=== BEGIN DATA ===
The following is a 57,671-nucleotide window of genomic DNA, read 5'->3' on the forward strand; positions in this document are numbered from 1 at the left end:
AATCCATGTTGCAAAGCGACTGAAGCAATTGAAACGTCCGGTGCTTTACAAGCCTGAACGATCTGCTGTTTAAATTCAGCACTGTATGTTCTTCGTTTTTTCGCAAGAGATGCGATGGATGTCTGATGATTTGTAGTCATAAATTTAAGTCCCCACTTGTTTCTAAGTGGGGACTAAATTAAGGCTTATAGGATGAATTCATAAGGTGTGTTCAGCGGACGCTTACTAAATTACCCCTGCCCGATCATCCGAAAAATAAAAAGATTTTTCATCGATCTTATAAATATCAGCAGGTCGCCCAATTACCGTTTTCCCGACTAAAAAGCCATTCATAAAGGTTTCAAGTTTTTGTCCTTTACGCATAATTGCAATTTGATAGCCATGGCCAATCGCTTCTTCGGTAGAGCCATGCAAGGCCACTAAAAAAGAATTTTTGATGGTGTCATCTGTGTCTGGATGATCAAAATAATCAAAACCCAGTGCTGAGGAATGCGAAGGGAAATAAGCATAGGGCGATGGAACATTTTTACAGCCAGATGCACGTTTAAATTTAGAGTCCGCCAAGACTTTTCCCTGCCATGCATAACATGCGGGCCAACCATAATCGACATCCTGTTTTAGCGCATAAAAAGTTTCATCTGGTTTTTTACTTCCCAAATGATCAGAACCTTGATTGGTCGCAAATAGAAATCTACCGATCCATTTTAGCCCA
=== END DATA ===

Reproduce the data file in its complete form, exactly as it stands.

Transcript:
The following is a 57,671-nucleotide window of genomic DNA, read 5'->3' on the forward strand; positions in this document are numbered from 1 at the left end:
AATCCATGTTGCAAAGCGACTGAAGCAATTGAAACGTCCGGTGCTTTACAAGCCTGAACGATCTGCTGTTTAAATTCAGCACTGTATGTTCTTCGTTTTTTCGCAAGAGATGCGATGGATGTCTGATGATTTGTAGTCATAAATTTAAGTCCCCACTTGTTTCTAAGTGGGGACTAAATTAAGGCTTATAGGATGAATTCATAAGGTGTGTTCAGCGGACGCTTACTAAATTACCCCTGCCCGATCATCCGAAAAATAAAAAGATTTTTCATCGATCTTATAAATATCAGCAGGTCGCCCAATTACCGTTTTCCCGACTAAAAAGCCATTCATAAAGGTTTCAAGTTTTTGTCCTTTACGCATAATTGCAATTTGATAGCCATGGCCAATCGCTTCTTCGGTAGAGCCATGCAAGGCCACTAAAAAAGAATTTTTGATGGTGTCATCTGTGTCTGGATGATCAAAATAATCAAAACCCAGTGCTGAGGAATGCGAAGGGAAATAAGCATAGGGCGATGGAACATTTTTACAGCCAGATGCACGTTTAAATTTAGAGTCCGCCAAGACTTTTCCCTGCCATGCATAACATGCGGGCCAACCATAATCGACATCCTGTTTTAGCGCATAAAAAGTTTCATCTGGTTTTTTACTTCCCAAATGATCAGAACCTTGATTGGTCGCAAATAGAAATCTACCGATCCATTTTAGCCCA